8) One quote in your book that I feel sums up the Crowley’s predicament is when John recalls someone saying that “nature isn’t cruel, it’s just brutally random.” Could you elaborate on your personal feelings regarding these words?
I couldn’t agree with this more, and the fact that the Crowleys ended up with two children who suffer such serious disabilities illustrates the truth in this quote. It is just by chance that the parents, two people with the same genetic mutation, had kids – which gives each child a 25% chance of having Pompe. I don’t believe the hand we are dealt has anything to do with making up for sins in a past life, as Hinduism would suggest, or God in heaven deciding that we need to be given a particularly hard or easy ride, as other religions might suggest! I believe our role as human beings is to try to bring happiness into the circumstances we are randomly dealt. This is where religion comes in for me – in telling us how to find meaning and joy in the hand we have been dealt, however easy or hard that may be.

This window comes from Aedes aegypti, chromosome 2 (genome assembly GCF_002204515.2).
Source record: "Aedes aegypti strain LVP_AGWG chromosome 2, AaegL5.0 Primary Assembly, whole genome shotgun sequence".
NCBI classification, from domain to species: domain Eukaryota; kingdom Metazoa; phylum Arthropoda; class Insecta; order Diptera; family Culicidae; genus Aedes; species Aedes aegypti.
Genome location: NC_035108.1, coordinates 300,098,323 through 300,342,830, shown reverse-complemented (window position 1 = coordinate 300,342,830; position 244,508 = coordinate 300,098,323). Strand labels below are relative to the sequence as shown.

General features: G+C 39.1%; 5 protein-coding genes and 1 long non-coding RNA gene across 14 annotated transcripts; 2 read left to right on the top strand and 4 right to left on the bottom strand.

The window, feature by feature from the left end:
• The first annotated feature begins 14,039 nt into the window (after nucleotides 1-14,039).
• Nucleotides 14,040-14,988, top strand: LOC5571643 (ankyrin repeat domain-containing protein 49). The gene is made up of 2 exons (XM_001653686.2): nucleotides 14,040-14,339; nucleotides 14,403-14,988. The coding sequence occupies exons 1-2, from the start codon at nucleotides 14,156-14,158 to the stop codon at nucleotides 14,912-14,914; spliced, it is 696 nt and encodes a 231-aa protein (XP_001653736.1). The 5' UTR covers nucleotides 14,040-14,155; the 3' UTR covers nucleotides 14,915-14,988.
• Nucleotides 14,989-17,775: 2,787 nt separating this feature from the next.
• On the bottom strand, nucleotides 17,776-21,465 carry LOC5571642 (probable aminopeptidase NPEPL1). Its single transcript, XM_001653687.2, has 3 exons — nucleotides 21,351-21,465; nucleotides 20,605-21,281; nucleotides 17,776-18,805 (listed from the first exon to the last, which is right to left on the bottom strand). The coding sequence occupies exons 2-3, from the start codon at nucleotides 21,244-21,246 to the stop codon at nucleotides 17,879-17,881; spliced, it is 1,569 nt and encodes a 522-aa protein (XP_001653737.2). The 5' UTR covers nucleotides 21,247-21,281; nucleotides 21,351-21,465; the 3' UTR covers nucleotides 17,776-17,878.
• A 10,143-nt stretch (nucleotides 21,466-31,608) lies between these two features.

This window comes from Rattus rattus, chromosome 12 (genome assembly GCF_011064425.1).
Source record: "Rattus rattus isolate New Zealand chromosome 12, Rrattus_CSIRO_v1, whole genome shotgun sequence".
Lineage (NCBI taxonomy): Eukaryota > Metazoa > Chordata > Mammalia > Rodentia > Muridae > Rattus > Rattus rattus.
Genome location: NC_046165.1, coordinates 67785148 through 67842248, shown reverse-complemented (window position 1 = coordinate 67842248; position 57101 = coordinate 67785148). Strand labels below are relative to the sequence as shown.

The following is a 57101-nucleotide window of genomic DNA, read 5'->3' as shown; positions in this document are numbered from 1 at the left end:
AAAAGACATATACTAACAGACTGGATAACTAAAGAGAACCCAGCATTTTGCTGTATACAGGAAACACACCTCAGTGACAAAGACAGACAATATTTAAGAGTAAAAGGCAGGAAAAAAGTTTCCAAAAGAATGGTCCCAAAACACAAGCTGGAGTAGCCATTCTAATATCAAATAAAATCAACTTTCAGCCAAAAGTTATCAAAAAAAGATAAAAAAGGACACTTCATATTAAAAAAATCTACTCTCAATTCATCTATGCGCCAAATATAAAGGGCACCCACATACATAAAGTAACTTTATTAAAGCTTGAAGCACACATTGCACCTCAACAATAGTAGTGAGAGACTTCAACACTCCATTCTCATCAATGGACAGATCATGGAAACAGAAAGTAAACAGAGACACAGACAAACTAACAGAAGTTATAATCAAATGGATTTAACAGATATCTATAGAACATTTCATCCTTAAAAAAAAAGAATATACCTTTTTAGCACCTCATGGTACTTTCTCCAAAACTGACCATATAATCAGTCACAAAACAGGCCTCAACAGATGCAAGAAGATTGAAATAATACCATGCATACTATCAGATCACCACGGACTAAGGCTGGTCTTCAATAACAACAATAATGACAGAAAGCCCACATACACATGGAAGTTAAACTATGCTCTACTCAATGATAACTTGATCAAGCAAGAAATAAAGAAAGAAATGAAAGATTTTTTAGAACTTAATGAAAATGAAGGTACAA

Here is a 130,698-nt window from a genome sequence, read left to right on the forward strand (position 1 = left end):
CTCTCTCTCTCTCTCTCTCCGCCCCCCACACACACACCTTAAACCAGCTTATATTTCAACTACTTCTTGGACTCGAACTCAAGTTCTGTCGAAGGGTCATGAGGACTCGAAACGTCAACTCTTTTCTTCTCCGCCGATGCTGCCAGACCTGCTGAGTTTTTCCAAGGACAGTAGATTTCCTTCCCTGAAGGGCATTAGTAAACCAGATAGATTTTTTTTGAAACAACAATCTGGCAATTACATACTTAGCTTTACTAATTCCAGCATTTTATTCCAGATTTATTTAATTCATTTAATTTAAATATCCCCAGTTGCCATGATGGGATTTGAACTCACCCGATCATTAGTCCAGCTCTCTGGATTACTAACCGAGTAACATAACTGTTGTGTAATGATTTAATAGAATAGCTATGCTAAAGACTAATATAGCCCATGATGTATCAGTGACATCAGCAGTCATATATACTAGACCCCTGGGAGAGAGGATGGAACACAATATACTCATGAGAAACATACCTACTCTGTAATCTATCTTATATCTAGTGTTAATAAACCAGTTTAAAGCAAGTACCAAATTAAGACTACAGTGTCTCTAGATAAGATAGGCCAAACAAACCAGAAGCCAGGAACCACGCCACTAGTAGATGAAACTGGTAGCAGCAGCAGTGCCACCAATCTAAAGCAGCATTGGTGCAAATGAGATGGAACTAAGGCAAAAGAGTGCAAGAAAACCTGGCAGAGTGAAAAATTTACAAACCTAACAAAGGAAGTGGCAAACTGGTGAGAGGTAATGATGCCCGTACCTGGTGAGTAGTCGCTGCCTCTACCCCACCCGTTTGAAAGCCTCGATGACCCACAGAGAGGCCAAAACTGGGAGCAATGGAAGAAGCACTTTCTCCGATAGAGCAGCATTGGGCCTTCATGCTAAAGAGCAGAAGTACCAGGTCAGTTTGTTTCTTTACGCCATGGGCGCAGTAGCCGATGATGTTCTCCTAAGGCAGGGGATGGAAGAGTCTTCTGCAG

9) At times throughout the book, John notes the ease with which he and his wife are able to communicate with other parents with kids who have severe illnesses. With knowing the Crowleys as well as you do, can you maybe give us your own explanation for this strange connection?
I may have missed the real reason for this connection since I don’t have disabled kids, but the way I saw it people are often connected to others who have similar experiences. Because of their similar experiences, they can more easily empathize with the other person’s predicament and jump in to help.
10) John Crowley seems to have been lucky that he had so many useful connections in his efforts to raise money for research and move his family all over the country. Although I would say you allude to the idea of such coincidences being part of some divine plan, what is your take on John’s fortuitous ability to have a hand in saving his children?
There are so many reasons, as I see it. John has an expansive personality – he reaches out and touches a lot of people around him, so a lot of people in the many places he lived and studied felt a personal connection to him. He’s also smart and hardworking and ambitious, and so he studied at the top academic institutions in the country. In these institutions, he reached out to a vast number of people, many of whom rushed in to try to help when they learned of his enormous struggle.